In a preferred construction, the core is coupled to the shaft through a suitable interlocking mechanism, such as a keyway coupling. The imbedded magnets are offset with respect to the shaft coupling. The end lamination may then be a magnetic core lamination which is rotated through 180° to offset the openings with respect to the core openings in the laminations having the magnetic units. The stack is then riveted together with the end laminations securing the magnets within the laminated core.
The outer periphery of the core, in accordance with the known construction, is preferably formed with air gaps located within the laminations to space the circumferentially spaced magnets from each other, and thus develop the radially directed flux through the air gap for coupling to the stator winding.
Although the shims are preferably placed beneath the magnets within each opening, the shims may be placed adjacent the outer face of the magnet. With the outer spacing, the eddy current related flux would tend to more fully retard the harmonic content. It would, however, also tend to retard the fundamental output voltage, and thus generally the inner placement is preferred.
The present invention thus provides a very simple, cost effective solution to the creating of an optimal output voltage signal with, at most, minimal harmonic content.
The features and other modifications which may be incorporated within the structure of the present invention will be readily realized from the following description of the illustrated embodiments.
The drawings furnished herewith illustrate a preferred construction of the present invention in which the above advantages and features are clearly disclosed as well as others which will be readily understood from the following description of the illustrated embodiment.
In the drawings:
FIG. 1 is a diagrammatic illustration of a PMG with parts broken away;
FIG. 2 is a pictorial exploded view of a rotor core illustrating an embodiment of the present invention;
FIG. 3 is an enlarged fragmentary view of the rotor core structure shown in FIGS. 1 and 2;
FIG. 4 is a view similar to FIG. 3 illustrating an alternate embodiment of the present invention;
FIG. 5 is a series of voltage waveforms of a permanent magnetic generator and illustrating the result of the present invention with a rotor structure formed without a magnetic conductive shim; with a magnetic conductive shim on the inner or bottom face of the magnet and with a magnetic conductive shim on the outer or top face of the magnet; and
FIG. 6 is a similar set of voltage waveforms with a three ampere load on the permanent magnetic generator.
Referring to the drawings, and particularly to FIG. 1, a diagrammatically illustrated permanent magnet generator, or PMG 1, includes an annular stator 2, and a round rotor 3. The stator 2 is mounted as a fixed member within a suitable housing, not shown, and the rotor 3 is rotatably mounted within the stator with a small air gap between the opposed surfaces in accordance with conventional design. The rotor 3 is coupled to and supported by a shaft 4 which is rotatably mounted within suitable bearings, not shown, in the housing, not shown.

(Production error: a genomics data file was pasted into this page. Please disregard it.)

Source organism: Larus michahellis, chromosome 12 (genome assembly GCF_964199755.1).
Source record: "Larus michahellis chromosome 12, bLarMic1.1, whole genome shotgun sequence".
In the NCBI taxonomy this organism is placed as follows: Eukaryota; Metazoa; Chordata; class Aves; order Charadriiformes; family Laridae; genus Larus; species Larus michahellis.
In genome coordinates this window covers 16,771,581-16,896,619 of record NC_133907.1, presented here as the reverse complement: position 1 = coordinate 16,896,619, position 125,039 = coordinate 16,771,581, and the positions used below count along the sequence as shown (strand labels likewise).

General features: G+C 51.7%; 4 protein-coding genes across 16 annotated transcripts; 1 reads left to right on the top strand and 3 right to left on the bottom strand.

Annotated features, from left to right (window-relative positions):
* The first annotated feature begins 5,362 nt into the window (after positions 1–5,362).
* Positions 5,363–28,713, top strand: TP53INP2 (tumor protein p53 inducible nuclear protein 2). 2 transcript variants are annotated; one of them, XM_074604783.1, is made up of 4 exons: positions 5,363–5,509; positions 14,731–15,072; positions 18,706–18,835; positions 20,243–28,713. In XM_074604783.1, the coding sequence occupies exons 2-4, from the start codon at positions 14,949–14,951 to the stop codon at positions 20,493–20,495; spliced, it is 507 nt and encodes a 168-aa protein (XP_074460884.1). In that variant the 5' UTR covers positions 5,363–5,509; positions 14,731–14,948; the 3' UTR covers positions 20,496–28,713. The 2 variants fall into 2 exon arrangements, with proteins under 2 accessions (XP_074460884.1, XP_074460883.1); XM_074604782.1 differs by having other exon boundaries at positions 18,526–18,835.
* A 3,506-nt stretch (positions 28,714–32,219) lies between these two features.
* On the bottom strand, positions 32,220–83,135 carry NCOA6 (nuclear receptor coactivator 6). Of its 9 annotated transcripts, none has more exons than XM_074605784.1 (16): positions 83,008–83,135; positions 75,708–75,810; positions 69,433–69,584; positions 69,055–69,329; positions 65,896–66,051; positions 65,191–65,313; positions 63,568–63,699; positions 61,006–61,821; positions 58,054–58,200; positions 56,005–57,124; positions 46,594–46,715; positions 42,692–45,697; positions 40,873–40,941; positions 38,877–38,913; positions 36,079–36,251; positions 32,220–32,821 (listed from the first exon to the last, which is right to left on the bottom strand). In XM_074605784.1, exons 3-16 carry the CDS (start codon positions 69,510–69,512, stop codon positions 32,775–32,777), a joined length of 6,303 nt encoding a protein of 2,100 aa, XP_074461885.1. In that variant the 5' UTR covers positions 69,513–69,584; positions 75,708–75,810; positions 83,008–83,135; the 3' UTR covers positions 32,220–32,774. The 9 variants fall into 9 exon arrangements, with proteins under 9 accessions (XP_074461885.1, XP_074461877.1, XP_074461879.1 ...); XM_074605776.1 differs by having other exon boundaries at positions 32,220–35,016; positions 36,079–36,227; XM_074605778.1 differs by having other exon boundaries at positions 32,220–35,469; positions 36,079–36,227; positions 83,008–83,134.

The stator 2 is of a conventional construction and includes an elongated, laminated annular core 5, having a plurality of circumferentially distributed winding slots 6 on the inner peripheral surface thereof. A winding 7 is wound within the slots 6 and connected to a pair of output leads 8 to provide an appropriate alternating current and voltage output. A capacitor 9 is diagrammatically shown connected and parallel between the output leads 8 and thus in parallel with the winding 7.
The rotor 3 includes an annular laminated core 10 with a circular shaft opening 11 having a diameter corresponding to the diameter of the shaft 4. The core 10 and shaft 11 are connected by an illustrated keyway unit 12. The core 10 has an integral key 12 which mates with a notch or keyway 13 formed in the shaft 4. Any other connection can be filed.
As most clearly shown in FIGS. 2 and 3, the rotor core 10 is formed with a plurality of peripheral teeth 15 are equicircumferentially distributed about the surface, and are separated from each other by relatively shallow, narrow, and generally U or V-shaped air gaps 16. Each illustrated tooth 15 includes a similar opening 17. The illustrated openings 17 are generally rectangular openings, and each receives a separate magnetic unit 18.
The illustrated magnetic unit 18 is basically a rectangular block-like member which forms a close fit within each of the openings. Each magnetic unit 18 includes a permanent magnet 19, which in the illustrated embodiment of the invention, is radially polarized as shown by polarization arrows 20. The adjacent magnets 19 in adjacent teeth 15 are oppositely polarized as shown by head arrow symbols 20a and 20b. The arrow symbols also identify the flux direction generated within and from the magnet 19, and show the opposite direction of the flux in adjacent magnets.
In accordance with the present invention, each of the magnetic units 18 further includes a conductive magnetic member, shown as a metal shim 21. The shim 21 is a suitable magnetic steel. In the illustrated embodiment of the invention, the shim 21 is located beneath the magnet 19 within the innermost portion of the magnet opening 17. The conductive magnetic member 21 thus encounters a changing flux created by the alternating current in the stator. As is more fully developed hereinafter, this flux interacts with the fluxes of the magnetic unit 18 to essentially eliminate multiple zero crossover within the period of the fundamental frequency.